Why Are Fans Obsessed With Geno Being in Smash Bros Ultimate? Let's Break It Down

Why Are Fans Obsessed With Geno Being in Smash Bros Ultimate? Let's Break It Down

Sometimes a puppet is so much more.

Ever since Solid Snake made his (still amazing) Smash Bros debut in the E3 2006 trailer for Super Smash Bros Brawl on the Wii, people have been full of opinions about which third-party characters should join the fight.

The cries have been relentless for better than a decade. "So-and-So for Smash!" has become a meme, though not every wild suggestion is made in the spirit of parody. There are cries for Superman, Goku, and my personal favorite, Reckless Wii Remote Silhouette Guy. There's no end to the requests and suggestions, really. Smash Bros series director Masahiro Sakurai probably feels like a mall Santa listening to an infinite parade of spoiled kids reading off their mile-long gift lists.

One request has been a mainstay since Nintendo opened the door for fighters outside their IP garden: Geno from 1996's Super Mario RPG. To this day, a whole lot of people hold their breaths while watching Smash character reveals, hoping for a glimpse of a sky-blue cape and scarlet curls topped by a lumpy hat. Time and again, they're disappointed.

Why Geno, though? Why do Smash fans cling to the hope this sentient wooden puppet created by Square Enix will beam back down from skies and do battle? Well, Geno might not be the most exciting RPG character, but he's well-equipped for a fight. He also—dare I say it—boasts more of an edge than most '90s-era Nintendo characters.

Let's break down Geno and study his parts under a bright light.

Who is Geno?

Geno is a playable character in Super Mario RPG, an SNES RPG made by Nintendo and Square Enix (then Squaresoft) shortly before the companies had a falling-out over Final Fantasy VII.

Geno's real form is a spirit. He's a guardian angel of sorts who joins Mario's efforts to take down Smithy and prevent further damage to the Star Road (in the Mario RPG universe, the destruction of the Star Road means no wishes can be granted).

This remind anyone of that Tea Party Song "Heaven Coming Down?" ...No? Just me, then?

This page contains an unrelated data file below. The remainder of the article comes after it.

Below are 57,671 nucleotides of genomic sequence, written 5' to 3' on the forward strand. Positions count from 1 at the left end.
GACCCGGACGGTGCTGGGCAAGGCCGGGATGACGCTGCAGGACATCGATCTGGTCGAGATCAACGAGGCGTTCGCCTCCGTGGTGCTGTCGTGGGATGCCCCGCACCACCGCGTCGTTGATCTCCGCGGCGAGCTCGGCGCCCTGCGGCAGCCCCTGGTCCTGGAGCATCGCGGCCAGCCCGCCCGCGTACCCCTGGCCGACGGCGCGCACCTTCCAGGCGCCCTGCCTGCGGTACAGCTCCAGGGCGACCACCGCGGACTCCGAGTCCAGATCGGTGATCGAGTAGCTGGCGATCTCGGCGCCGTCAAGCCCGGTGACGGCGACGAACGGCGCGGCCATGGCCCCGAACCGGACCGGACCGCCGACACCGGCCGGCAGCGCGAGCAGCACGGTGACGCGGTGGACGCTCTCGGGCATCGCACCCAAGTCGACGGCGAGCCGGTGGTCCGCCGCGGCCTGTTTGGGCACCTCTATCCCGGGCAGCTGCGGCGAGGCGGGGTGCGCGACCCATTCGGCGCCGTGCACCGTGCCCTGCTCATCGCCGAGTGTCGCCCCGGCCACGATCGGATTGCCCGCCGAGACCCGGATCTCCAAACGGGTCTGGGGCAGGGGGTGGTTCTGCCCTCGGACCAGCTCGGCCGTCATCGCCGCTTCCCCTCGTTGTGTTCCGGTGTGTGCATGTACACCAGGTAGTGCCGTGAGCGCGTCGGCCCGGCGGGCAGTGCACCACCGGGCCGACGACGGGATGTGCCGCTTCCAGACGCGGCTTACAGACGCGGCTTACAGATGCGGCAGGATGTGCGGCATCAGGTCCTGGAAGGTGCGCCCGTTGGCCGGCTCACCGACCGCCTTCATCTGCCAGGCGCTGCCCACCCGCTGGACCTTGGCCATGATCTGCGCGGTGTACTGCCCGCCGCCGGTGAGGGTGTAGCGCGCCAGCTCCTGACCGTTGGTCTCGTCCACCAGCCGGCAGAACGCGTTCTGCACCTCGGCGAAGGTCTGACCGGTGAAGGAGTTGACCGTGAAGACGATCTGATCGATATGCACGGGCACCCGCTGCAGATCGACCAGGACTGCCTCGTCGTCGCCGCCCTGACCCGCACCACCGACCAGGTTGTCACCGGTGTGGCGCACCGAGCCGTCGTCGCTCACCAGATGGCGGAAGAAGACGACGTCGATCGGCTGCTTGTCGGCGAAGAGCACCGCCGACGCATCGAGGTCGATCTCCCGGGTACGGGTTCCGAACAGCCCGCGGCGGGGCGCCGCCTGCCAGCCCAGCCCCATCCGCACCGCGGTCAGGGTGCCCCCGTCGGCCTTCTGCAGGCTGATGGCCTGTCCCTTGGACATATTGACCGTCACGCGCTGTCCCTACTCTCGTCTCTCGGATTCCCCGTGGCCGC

Since he needs a corporeal form to fight, Geno possesses a young boy's doll. Though said doll has super-duper firing-fist action, Geno ultimately needs Mario's help to take down Bowyer, one of Smithy's generals. Geno then becomes a permanent part of the team, though he's rather quiet for most of the trip. When Smithy's finished off, Geno leaves his borrowed body behind and flies back to the heavens.

Why do People Want Geno in Super Smash Bros Ultimate?

People will tell you Geno is a good addition to the Smash roster because he commands a lot of firepower. They're not wrong. Geno favors finger-guns, hand-cannons, and he even dabbles in a bit of attack magic that's devastating if you use it correctly.

But people also want to see Geno in Smash Bros Ultimate because they simply think he's cool. Sure, he appears as a wooden puppet, but he's actually a cosmic spirit hitchhiking inside said wooden puppet. That is cool, even if Geno's personality and few lines of dialogue are stiffer than the material making up his mortal body.

Super Mario RPG is also a gateway RPG for a lot of folks. The familiarity of its cast combined with its clever combination of action and menu-based commands brought in people who previously took no interest in Final Fantasy VI or Chrono Trigger. Geno's stoic nature probably made an impression. We never forget meeting our first "bad ass" JRPG character, especially when that character is a cosmic entity who has little to say for himself while the colorful characters of the Mario universe bounce around him.